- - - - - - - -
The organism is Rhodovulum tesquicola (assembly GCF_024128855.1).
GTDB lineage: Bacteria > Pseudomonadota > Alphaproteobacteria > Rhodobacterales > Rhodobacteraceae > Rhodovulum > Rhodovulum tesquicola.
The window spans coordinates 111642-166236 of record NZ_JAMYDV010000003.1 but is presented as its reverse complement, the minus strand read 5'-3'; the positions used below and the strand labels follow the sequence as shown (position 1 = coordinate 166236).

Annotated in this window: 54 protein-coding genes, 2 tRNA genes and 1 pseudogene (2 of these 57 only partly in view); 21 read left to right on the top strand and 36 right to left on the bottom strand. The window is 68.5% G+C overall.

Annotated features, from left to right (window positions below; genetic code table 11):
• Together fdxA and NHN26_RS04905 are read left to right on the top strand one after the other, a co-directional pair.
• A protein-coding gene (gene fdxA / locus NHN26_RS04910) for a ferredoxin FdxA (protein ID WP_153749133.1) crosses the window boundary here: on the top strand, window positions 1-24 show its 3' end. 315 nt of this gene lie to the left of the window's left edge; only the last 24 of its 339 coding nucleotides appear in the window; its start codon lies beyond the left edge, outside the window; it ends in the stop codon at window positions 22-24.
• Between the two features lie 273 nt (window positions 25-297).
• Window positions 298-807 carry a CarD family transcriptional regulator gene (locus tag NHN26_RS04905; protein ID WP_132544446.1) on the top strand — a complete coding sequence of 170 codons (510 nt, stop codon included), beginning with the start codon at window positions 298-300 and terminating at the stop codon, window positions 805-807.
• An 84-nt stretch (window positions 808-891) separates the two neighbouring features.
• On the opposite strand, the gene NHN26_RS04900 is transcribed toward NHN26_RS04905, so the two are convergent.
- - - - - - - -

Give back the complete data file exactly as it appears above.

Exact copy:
The organism is Rhodovulum tesquicola (assembly GCF_024128855.1).
GTDB lineage: Bacteria > Pseudomonadota > Alphaproteobacteria > Rhodobacterales > Rhodobacteraceae > Rhodovulum > Rhodovulum tesquicola.
The window spans coordinates 111642-166236 of record NZ_JAMYDV010000003.1 but is presented as its reverse complement, the minus strand read 5'-3'; the positions used below and the strand labels follow the sequence as shown (position 1 = coordinate 166236).

Annotated in this window: 54 protein-coding genes, 2 tRNA genes and 1 pseudogene (2 of these 57 only partly in view); 21 read left to right on the top strand and 36 right to left on the bottom strand. The window is 68.5% G+C overall.

Annotated features, from left to right (window positions below; genetic code table 11):
• Together fdxA and NHN26_RS04905 are read left to right on the top strand one after the other, a co-directional pair.
• A protein-coding gene (gene fdxA / locus NHN26_RS04910) for a ferredoxin FdxA (protein ID WP_153749133.1) crosses the window boundary here: on the top strand, window positions 1-24 show its 3' end. 315 nt of this gene lie to the left of the window's left edge; only the last 24 of its 339 coding nucleotides appear in the window; its start codon lies beyond the left edge, outside the window; it ends in the stop codon at window positions 22-24.
• Between the two features lie 273 nt (window positions 25-297).
• Window positions 298-807 carry a CarD family transcriptional regulator gene (locus tag NHN26_RS04905; protein ID WP_132544446.1) on the top strand — a complete coding sequence of 170 codons (510 nt, stop codon included), beginning with the start codon at window positions 298-300 and terminating at the stop codon, window positions 805-807.
• An 84-nt stretch (window positions 808-891) separates the two neighbouring features.
• On the opposite strand, the gene NHN26_RS04900 is transcribed toward NHN26_RS04905, so the two are convergent.